COLUMN: Speeches are not enough, Hollywood


It is oddly coincidental that President Donald Trump’s ban against immigrants from seven majority-Muslim countries took place on the same weekend as the Screen Actors Guild Awards, bringing on the full wrath of Hollywood on Sunday night. Those present at the ceremony condemned the ban in their own ways. One of my favorite protests was from Jocelyn Towne, who proudly displayed the words “Let them in” on her chest above her dress’ feathery white neckline.

And of course, there were the speeches. Condemnation of Trump came from every corner of the room and almost every award-winner. Notably, actress Emma Stone  — no doubt feeling pressure from her fellow speech-givers — pitched in.

“We’re in a really tricky time in our world, in our country, and things are very inexcusable and scary and need action, and I’m so grateful to be part of a group of people that cares, and that wants to reflect things back to society,” Stone said.

It was this one that made me think a little. Because if people can recall, Stone was also the same actress who portrayed a woman named Allison Ng in Cameron Crowe’s 2015 film Aloha. Allison was meant to be biracial (Stone is not), and this case was one of a collection of recent controversies about the practice of whitewashing in Hollywood.

In the same league as Scarlett Johansson and Tilda Swinton, who played characters who were Asian in their films’ source material (Ghost in the Shell and Doctor Strange, respectively), Stone’s casting as Ng was an affront to Asian American actors everywhere. It doesn’t matter her level of chemistry with Bradley Cooper or even how perfectly she fit the role. What matters is that the character was written for a woman of color, and Stone took that part away.

The speech that brought down the house on Sunday night was given by David Harbour on behalf of Stranger Things, a show with a predominantly white cast. “We 1983 Midwesterners will repel bullies,” Harbour roared to the crowd’s approval. “We will shelter freaks and outcasts, those who have no home. We will get past the lies. We will hunt monsters.” Don’t get me wrong — I love a good, boiling, angry speech. I will be the first one to stand up and applaud a speech like that. But I couldn’t help struggling to make sense of Harbour’s choice of words, leaving me as confused as Winona Ryder looked. Simply, where was Harbour’s solution to all this?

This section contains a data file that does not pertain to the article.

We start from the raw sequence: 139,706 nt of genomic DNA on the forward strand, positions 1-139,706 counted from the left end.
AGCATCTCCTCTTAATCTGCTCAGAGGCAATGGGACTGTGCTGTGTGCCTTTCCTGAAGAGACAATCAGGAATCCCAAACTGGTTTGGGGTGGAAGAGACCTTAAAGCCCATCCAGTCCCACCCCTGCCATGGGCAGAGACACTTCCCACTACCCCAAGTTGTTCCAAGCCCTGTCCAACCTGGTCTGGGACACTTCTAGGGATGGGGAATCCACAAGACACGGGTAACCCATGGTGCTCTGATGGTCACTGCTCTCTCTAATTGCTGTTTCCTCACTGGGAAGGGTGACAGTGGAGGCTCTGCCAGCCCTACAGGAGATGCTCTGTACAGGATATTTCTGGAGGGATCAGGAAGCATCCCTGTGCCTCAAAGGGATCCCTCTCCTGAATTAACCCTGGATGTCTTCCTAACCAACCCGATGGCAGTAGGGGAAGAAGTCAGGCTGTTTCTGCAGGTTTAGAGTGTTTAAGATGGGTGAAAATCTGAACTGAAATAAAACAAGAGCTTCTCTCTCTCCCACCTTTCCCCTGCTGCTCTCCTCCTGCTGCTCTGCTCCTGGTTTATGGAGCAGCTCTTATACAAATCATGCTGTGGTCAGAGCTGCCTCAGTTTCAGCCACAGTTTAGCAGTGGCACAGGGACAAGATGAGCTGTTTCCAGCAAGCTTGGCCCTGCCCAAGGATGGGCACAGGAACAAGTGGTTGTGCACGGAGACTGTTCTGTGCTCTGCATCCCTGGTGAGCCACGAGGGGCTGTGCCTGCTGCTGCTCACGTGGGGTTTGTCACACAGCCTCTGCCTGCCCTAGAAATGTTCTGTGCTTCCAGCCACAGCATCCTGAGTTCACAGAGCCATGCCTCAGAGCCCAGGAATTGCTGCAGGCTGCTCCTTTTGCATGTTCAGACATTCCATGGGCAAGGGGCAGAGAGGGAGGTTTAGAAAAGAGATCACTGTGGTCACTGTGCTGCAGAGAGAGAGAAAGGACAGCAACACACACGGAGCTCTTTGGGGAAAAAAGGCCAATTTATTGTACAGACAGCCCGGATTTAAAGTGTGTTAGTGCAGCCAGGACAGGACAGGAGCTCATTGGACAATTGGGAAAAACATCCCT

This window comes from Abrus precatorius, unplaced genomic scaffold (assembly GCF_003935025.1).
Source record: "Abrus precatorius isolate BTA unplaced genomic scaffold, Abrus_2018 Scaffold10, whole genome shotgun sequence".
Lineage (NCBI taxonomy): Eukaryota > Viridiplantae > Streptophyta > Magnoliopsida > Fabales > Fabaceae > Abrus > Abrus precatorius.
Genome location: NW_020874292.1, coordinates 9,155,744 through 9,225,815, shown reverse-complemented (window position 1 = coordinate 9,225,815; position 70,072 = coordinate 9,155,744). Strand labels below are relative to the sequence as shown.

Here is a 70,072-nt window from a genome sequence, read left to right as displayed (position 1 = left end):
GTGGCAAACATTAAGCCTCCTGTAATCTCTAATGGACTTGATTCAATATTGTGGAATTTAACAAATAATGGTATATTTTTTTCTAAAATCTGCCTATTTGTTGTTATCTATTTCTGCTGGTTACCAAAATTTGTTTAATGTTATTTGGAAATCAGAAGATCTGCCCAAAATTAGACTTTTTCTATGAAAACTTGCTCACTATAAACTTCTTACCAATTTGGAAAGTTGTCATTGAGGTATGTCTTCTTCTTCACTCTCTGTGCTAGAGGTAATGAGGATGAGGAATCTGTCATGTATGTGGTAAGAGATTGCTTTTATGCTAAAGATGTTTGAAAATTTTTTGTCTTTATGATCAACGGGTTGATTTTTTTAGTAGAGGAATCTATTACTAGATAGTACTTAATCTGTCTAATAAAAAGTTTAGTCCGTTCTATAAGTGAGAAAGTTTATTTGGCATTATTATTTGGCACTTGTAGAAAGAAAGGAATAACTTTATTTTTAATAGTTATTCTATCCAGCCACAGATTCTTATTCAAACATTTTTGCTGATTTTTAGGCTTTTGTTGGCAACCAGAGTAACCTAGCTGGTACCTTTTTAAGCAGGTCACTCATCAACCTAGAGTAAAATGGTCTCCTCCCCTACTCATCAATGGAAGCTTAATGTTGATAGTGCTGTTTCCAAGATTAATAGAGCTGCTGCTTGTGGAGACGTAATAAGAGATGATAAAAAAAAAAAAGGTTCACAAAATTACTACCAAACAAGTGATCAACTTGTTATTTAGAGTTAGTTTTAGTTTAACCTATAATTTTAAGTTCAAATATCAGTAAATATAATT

Show me a direct connection between watching 1983 Midwesterners cut down supernatural monsters and Americans learning to accept and welcome marginalized people in their country. Don’t tell me that you are leading the stampede for progress when the “freaks and outcasts” you protect are predominantly white, a group that has never had to worry about the industry not being their home.

In the same vein of celebrities taking up protest, pop duo and brothers Alex and Nat Wolff sent out a tweet last Sunday applauding the protestors at John F. Kennedy International Airport, right after tweeting a promotion for the film Patriot’s Day. Alex Wolff plays Dzhokhar Tsarnaev in the retelling of the Boston Marathon bombing, a release that now seems poorly timed given Trump’s obsession with stirring up fear of foreign-born terrorists.

First, I’m not sure why the world needs to watch a fictional version of an American tragedy that stars Mark Wahlberg as the hero and further alienates Muslims in America. But for Wolff to fail to realize this and tweet out support for those protesting the Muslim ban demonstrates a disturbing cognitive dissonance that seems to permeate Hollywood across the board.

Yes, it’s a powerful thing beloved and talented people use their publicity as a platform for defending human rights and condemning federal corruption. But if it ends there, we are doomed. You can talk about equality and cut a check to the American Civil Liberties Union. You can do as Meryl Streep said and support the Hollywood Foreign Press. However, if this is the year that artists choose to become political, then it ultimately follows that their art becomes political as well. You cannot have only one, because it then becomes hypocrisy.

So when celebrities get onstage and want to talk about equality, I’m here to listen. I’m waiting in the audience with an open heart and so much hope that it hurts. But I don’t like being appeased, and I don’t like being lied to. Because the thing about being a white actor in Hollywood is that you only need to make speeches when discrimination is thrust in your face, when the country is so clearly descending into ignorance. But when the injustice of Trump’s presidency passes, what will be left? What will have changed?

On the night of the SAG Awards, this is what I heard: Support the marginalized, donate to the marginalized and defend the marginalized. But where are the marginalized on our movie screens? Where are the marginalized in this reflection of society? Where are the Asian Americans, the Latino Americans, the Muslim Americans, the Native Americans, members of the LGBT community and women who have character development outside of wanting a man? If you don’t pour the rage inside of you into your art, a mouthpiece that you know impacts and entrances millions, then what is all this talk for anyway?

No. Not acceptable. Hollywood, I’m calling you out. Look at how much power you have. Look at how many listen when you speak. Point at the evil and ignorant, but that won’t make it go away. I applaud your speeches, and I forgive your transgressions. I continue to dream of joining your ranks, but hold yourself accountable to your words. Now is the time to deliver.

Zoe Cheng is a sophomore majoring in writing for screen and television. Her column, “Wide Shot,” runs Wednesdays.

  • bonesmccoy

    great comments! Fight on!